If you think a child is one who could pass with no effort, you could let them do a timed trial of the 11+ papers the school set. Dd put in a lot of work from Easter on for the 11+. I came to the conclusion, those who are willing to put in the work deserve to get through.

MN164 Sat 06-Dec-14 17:17:08

We used a tutor for 10 hours (1 per week) in the lead up to the exam to:

- teach exam technique (how to get the marks out of head and on to paper)
- how to do reasoning questions not on the national curriculum

It could easily have been done by me instead of a tutor, but we found he responded better to a non-parent. Your situation may, fortunately, be better.

Other than that, just make sure they do their school work/home work to the highest standard and don't miss out on the standard national curriculum.

Kids that are tutored more than that are being over-worked and pressured - IMO.

MN164 Sat 06-Dec-14 17:18:25


"Sometimes keeping the whole thing low key is better."

I think it is always better smile

SugarPlumTree Sat 06-Dec-14 17:35:26

DS has just failed by half a mark. He only entered just over 2 weeks before the test date and had never seen the school so went in very cold.

He did 1 timed English paper, we very quickly looked at the other papers to see what they looked like I timed him on a block of 10 NVR questions.

He is spectacularly not bothered by tests at school and is usually one of the top of a bright year group. My conclusion is that you need more familiarisation than we did, definitely timed VR and NVR tests to get the hang of the timings.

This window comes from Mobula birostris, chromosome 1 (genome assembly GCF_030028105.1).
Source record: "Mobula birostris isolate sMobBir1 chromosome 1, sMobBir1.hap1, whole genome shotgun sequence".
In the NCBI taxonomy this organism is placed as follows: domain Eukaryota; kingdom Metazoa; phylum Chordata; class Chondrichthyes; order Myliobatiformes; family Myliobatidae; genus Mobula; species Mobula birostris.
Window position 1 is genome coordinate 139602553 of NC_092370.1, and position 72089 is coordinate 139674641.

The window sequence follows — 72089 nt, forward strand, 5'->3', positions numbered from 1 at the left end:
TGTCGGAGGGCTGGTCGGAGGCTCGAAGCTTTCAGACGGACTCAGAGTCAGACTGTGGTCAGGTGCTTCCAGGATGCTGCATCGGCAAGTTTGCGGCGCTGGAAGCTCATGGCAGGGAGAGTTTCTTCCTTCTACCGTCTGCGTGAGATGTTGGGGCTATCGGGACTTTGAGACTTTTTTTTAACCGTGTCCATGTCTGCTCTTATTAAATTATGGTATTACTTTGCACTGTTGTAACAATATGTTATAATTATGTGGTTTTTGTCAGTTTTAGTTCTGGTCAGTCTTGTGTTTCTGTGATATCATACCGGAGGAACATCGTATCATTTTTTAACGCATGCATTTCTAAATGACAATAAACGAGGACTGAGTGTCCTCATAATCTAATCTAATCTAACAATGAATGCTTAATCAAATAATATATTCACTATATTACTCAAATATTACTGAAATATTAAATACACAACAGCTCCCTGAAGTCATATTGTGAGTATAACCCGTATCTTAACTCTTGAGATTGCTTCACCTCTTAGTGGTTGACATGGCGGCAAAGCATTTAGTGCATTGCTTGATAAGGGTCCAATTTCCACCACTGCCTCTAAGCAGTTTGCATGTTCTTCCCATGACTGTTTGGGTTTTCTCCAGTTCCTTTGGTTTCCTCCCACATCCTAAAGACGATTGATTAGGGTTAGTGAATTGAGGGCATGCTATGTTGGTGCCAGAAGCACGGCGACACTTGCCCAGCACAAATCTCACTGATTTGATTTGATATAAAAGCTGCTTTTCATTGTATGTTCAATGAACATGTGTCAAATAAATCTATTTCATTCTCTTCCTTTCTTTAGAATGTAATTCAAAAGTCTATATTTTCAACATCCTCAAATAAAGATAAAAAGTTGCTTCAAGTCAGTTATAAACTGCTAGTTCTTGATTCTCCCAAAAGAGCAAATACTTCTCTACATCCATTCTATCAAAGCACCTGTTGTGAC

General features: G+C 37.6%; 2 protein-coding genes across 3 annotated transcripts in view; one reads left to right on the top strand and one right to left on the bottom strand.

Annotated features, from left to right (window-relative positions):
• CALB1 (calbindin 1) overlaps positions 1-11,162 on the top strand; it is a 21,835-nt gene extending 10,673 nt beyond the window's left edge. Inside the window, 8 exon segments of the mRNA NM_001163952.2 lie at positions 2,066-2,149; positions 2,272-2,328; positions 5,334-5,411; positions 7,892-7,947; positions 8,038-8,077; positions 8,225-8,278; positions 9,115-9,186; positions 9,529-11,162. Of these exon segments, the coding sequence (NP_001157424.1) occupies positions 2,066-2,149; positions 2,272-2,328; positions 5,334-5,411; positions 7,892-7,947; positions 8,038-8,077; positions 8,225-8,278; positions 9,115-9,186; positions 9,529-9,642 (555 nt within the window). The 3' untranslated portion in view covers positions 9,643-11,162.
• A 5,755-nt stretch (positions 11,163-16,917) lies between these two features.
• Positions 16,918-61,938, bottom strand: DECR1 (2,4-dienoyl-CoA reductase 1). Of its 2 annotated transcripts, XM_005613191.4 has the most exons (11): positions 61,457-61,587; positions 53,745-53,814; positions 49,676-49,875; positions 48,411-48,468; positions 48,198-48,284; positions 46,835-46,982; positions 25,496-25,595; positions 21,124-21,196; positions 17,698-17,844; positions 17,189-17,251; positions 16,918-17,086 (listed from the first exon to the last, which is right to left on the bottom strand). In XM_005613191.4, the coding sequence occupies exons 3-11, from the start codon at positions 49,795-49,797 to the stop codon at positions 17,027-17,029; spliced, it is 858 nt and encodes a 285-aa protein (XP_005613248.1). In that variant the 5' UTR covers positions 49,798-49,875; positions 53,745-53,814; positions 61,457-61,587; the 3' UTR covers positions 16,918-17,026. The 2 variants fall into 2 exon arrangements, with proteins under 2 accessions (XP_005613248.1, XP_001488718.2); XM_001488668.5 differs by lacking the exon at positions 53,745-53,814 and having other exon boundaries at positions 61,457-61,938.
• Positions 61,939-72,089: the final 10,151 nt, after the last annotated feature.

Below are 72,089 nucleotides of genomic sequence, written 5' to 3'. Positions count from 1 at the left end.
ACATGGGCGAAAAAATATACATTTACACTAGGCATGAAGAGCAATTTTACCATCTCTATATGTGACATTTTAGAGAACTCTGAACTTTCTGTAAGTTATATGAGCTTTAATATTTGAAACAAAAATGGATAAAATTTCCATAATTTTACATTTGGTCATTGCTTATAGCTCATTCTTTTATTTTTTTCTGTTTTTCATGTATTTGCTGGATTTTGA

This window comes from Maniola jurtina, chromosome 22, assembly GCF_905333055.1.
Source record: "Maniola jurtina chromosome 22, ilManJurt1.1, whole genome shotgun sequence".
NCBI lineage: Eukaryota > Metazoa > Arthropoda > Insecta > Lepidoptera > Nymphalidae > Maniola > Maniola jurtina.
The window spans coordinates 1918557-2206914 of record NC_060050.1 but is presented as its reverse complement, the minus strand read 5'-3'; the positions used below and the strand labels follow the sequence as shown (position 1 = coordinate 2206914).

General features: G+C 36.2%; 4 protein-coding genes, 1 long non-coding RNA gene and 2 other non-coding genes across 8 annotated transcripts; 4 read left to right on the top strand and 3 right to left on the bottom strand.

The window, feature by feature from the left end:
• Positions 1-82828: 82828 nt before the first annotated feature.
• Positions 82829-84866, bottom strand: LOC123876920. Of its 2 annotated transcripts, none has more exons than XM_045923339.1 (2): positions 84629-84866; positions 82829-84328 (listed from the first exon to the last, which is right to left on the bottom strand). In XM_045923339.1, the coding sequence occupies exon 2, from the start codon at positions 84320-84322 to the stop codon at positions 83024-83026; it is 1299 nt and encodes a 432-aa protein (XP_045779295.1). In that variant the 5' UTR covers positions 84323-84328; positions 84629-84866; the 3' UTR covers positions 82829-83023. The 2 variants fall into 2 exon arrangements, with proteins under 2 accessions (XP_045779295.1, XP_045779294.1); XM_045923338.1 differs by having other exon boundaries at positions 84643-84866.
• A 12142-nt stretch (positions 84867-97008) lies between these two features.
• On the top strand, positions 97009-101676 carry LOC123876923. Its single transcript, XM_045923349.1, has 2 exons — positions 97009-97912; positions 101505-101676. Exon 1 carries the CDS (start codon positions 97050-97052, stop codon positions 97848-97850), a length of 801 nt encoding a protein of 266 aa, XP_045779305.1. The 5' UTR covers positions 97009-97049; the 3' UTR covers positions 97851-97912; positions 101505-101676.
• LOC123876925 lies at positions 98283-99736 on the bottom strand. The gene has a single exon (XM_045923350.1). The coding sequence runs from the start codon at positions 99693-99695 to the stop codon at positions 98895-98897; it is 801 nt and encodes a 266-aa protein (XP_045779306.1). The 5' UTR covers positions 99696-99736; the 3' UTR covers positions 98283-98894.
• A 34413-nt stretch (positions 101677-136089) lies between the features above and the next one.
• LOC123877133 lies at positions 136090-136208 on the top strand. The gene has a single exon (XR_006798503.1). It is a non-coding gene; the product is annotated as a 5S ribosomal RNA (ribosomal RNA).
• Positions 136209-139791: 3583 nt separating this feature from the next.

tiggytape Sun 07-Dec-14 21:58:10

IME it is unusual for bright children who have had tutoring - be that private or home - to fail.
It depends where you live, how many grammar school places are up for grabs and how many children in that category enter.
Hundreds of children who sit the exams in some regions meet the criteria of bright and tutored but not all of them are going to get a place. There aren't enough places to go round so even some who pass the 11+ dont' actually end up in a grammar school (technically they may have passed but that's not much consolation).
In addition being bright and well prepared never totally guards against a one-off silly mistake when filling in the answers, brain-freeze due to extreme nerves on the day or something happening that causes loss of concentration.